Bryn Mawr Classical Review 1999.11.10
Stratis Kyriakidis, Narrative Structure and Poetics in the Aeneid: The Frame of Book 6. Bari: Levante Editori, 1998. Pp. vi, 210. ISBN 88-7949-176-8. L.42.000.
Reviewed by C. Perkell, Emory University (firstname.lastname@example.org)
Word count: 1653 words
A number of features of the Aeneid's second proem (7.37-44) have drawn scholarly attention. The proem is significantly delayed to follow, first, the epigraph for Caieta, a figure otherwise unmentioned in the poem; the description of Circe, whom Aeneas and his men bypass; and Aeneas' arrival at the Tiber. Additionally, the muse whose help the poet invokes is Erato, although Aeneid 7-12 tell a war story, not a love story. How, then, to understand the function of the passages, so emphatically placed, that precede the proem, yet do not advance the plot? And why Erato? These are the questions treated in Kyriakidis' study of the "frame" of Aeneid 6.
Scholars have noted that at the start of the second half of the Eclogue collection (Ecl. 6), as well as of the Georgics (G. 3), there are statements in the poet's voice of literary affiliation or future purpose.1 This could give grounds to expect a comparable metaliterary statement in the corresponding book of the Aeneid, Aeneid 7. Clearly the substance of the delayed Aen. 7 proem is traditional of epic (dicam ... bella ... reges). Indeed, it appears to be a precisely pointed rejection of the poet's earlier rejection of epic poetry (cum canerem reges et proelia, Cynthius aurem/vellit et admonuit, etc.) in Ecl. 6. Is the poet, then, renouncing the Callimachean esthetic in Aen. 7?
Richard Thomas2 argued that while the Aen. 7 proem is an affirmation of traditional epic in its substance, it is, nevertheless, Callimachean in its manner. In support of this argument he pointed to material preceding the proem, which he identified as Hellenistic: the epitaph for Caieta 7.1-4, an aetion; the portrait of Circe, which reflects the Hellenistic taste for rearrangement and conflation of sources; verse 14, a golden line (arguto tenuis percurrit pectine telas) suggestive of the Callimachean program. Finally, the postponement of the proem and its invocation of Erato, echoing Apollonius in Arg. 3.1, are in the Alexandrian manner. Thomas argued that these features create an implied affirmation of Callimachean esthetics.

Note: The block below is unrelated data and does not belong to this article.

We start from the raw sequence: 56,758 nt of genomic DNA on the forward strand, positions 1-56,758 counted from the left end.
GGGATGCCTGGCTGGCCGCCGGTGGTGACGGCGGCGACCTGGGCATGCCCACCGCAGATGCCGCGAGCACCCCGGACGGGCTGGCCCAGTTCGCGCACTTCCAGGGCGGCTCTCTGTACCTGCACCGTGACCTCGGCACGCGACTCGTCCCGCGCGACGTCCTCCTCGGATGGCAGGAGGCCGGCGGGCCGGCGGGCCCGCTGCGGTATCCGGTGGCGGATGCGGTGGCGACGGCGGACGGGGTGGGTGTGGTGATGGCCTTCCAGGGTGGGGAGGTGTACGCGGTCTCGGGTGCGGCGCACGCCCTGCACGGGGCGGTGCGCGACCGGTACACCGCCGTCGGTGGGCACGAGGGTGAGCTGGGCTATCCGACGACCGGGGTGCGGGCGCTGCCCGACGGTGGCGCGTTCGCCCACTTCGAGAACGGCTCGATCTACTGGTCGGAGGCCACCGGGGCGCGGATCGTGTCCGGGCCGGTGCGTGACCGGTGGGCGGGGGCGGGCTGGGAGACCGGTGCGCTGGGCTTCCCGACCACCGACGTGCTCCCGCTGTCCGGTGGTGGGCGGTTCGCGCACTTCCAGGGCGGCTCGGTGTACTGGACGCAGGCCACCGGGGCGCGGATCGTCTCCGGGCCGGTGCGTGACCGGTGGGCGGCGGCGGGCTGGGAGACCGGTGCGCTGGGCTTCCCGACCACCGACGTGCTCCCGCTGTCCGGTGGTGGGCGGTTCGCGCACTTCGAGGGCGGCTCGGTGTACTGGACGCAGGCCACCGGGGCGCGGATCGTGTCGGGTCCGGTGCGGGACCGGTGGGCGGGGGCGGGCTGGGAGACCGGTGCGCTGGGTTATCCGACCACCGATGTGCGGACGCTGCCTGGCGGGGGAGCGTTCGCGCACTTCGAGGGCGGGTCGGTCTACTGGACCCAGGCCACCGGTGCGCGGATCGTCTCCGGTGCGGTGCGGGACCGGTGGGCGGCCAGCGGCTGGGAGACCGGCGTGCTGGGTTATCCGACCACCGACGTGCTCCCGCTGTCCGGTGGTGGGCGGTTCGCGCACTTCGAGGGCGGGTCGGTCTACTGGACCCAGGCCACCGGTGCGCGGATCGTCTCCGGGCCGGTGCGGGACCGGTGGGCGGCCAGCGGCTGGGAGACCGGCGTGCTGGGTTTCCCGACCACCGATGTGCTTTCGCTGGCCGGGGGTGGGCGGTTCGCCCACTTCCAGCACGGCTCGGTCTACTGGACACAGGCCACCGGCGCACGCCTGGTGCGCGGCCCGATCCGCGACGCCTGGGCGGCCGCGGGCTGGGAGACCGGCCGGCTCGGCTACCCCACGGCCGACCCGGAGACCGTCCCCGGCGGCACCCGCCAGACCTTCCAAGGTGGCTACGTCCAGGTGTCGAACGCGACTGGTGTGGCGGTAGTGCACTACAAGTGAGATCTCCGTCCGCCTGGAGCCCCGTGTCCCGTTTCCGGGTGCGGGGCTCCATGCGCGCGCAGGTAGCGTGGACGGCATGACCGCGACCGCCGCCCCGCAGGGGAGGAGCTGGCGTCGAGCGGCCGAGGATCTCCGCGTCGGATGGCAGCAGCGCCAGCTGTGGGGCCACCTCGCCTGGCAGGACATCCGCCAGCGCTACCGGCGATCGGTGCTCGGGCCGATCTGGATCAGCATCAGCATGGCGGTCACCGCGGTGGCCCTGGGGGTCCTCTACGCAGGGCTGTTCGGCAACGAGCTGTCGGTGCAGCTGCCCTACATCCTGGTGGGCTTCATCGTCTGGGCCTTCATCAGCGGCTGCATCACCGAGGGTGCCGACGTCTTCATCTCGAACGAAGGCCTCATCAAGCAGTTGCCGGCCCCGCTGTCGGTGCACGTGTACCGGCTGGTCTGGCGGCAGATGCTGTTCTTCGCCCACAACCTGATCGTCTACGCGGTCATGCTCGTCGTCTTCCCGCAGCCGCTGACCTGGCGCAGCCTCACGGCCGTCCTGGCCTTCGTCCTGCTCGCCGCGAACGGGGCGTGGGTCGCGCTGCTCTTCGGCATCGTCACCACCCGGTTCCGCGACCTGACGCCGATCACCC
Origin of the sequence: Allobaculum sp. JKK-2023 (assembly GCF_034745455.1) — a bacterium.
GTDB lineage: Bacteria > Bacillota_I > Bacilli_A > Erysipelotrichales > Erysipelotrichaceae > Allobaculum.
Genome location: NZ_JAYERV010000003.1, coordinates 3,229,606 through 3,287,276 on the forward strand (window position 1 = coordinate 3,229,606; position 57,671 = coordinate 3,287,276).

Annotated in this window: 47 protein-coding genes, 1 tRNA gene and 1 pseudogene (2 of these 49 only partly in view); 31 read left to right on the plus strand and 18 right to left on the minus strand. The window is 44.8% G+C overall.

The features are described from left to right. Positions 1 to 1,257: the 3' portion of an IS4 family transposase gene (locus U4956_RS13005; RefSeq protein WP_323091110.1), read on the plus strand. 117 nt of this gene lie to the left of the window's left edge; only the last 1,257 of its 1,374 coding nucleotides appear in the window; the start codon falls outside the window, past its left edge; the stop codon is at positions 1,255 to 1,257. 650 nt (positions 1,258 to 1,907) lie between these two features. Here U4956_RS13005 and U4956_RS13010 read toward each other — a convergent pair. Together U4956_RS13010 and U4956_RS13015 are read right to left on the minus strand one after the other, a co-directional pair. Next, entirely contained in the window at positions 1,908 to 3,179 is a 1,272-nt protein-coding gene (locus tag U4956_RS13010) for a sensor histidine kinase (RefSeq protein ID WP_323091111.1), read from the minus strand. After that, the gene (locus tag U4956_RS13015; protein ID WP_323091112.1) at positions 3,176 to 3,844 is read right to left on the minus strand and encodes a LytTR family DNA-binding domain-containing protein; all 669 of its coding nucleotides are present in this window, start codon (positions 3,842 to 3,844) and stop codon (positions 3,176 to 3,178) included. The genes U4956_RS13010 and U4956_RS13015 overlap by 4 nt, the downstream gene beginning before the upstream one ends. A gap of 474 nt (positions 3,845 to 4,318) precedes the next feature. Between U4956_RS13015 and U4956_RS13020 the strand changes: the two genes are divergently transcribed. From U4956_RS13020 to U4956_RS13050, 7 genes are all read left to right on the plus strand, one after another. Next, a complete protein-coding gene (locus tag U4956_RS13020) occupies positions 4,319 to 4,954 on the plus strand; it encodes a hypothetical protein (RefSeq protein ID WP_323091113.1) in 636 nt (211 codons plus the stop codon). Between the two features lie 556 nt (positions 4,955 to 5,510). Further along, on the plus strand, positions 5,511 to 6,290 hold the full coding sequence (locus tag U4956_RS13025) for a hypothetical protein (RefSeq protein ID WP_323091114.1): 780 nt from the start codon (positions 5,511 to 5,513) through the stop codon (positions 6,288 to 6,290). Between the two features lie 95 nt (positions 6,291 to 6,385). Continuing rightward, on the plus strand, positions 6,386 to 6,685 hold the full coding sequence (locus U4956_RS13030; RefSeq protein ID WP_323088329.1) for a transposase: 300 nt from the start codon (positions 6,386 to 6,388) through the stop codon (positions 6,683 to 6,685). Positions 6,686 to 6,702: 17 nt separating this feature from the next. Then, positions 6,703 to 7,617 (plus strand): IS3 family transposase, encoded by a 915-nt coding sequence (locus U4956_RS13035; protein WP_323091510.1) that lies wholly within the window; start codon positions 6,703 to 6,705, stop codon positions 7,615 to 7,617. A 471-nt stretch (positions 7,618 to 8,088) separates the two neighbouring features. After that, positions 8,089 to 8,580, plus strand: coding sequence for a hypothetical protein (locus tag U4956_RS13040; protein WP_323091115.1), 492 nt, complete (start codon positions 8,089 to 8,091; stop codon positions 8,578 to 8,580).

Kyriakidis has pursued and expanded the arguments of Thomas's reading. For K. it is an article of faith that metaliterary material will be found in the middle of the Aeneid: "The reader looks through the narrative for what he thinks he should find, namely programmatic poetry and literary signs" (p. 96). His contribution beyond Thomas's study is that he expands the search for metaliterary material into the "frame" of Aen. 6, namely both the end of Aen. 5 and the beginning of Aen. 7, which he reads as a continuum of passages expressing the poet's poetic program. He proposes that these passages together form a coherent sequence of programmatic material, wherein virtually every word can be mined for metaliterary significance. K.'s is an intricate, multi-directional argument that works all the texts cited above, as well as others, into a sustained metaliterary manifesto that affirms, in a Callimachean fashion, a new direction in Roman epic poetry. The significance of the passages is lost, K. argues, if they are viewed in isolation.
This study consists of an introduction, 4 chapters, a bibliography, and an index of Aeneid proems (i.e. [in addition to 1.1ff and 7. 37-45] 7.641-46, 9.77-79, 9.525-28; 10.163-65). Summary of the chapters follows:
In "Division into Books," K. seeks to establish that there is no strong demarcation between Book 6 and those surrounding it: there is no change of topic, setting, character, or time. For K. this lack of strong closure justifies reading the whole as a narrative chain (p.43).
In "The Refutatio" K. observes that Aen. 6 is framed by verses in the form of epigrams, the former for Palinurus, the latter for Caieta. The first epigram is preceded and the second is followed by an allusion to the Odyssey. Aen. 6 opens and closes with an arrival in port. Therefore we have a chiastic structure: Odyssey allusion (Sirens) - epigram in Aen. 5 - arrival in port; arrival in port - epigram - Odyssey allusion (Circe) in Aen. 6. This pattern creates a unitary structure for interpretation across book ends.
In "The New Locus Amoenus" K. proceeds from the assumption that the Tiber of Aen. 7 is a metaliterary place, not a conventional pastoral locus amoenus, but peculiarly Roman in connotation. K. argues that Aeneas' journey by sea may be read as a kind of anti-Callimachean manifesto, as it inverts the water imagery from the conclusion of Callimachus' Hymn to Apollo, wherein the muddy river of traditional epic is rejected for the pure spring water of Callimachean poetry. Aeneas' sea voyage and sailing up the Tiber is a rejection of Callimachean poetics (p.147).
"The Invocation and the Proem": In position, structure, and content, the proem both imitates and deviates from tradition. It has traditional epic themes: dicam horrida bella,/ dicam acies, actosque animis in funera reges (7.41-2). On the other hand, to invoke Erato recalls Arg. 3.1. However, K. argues, Vergil is not invoking Erato in an erotic, Apollonian sense. Rather the poet invokes Erato in an intellectual sense: love of inquiry, liberal arts, and high learning. The Aeneid is thus both traditional and innovative.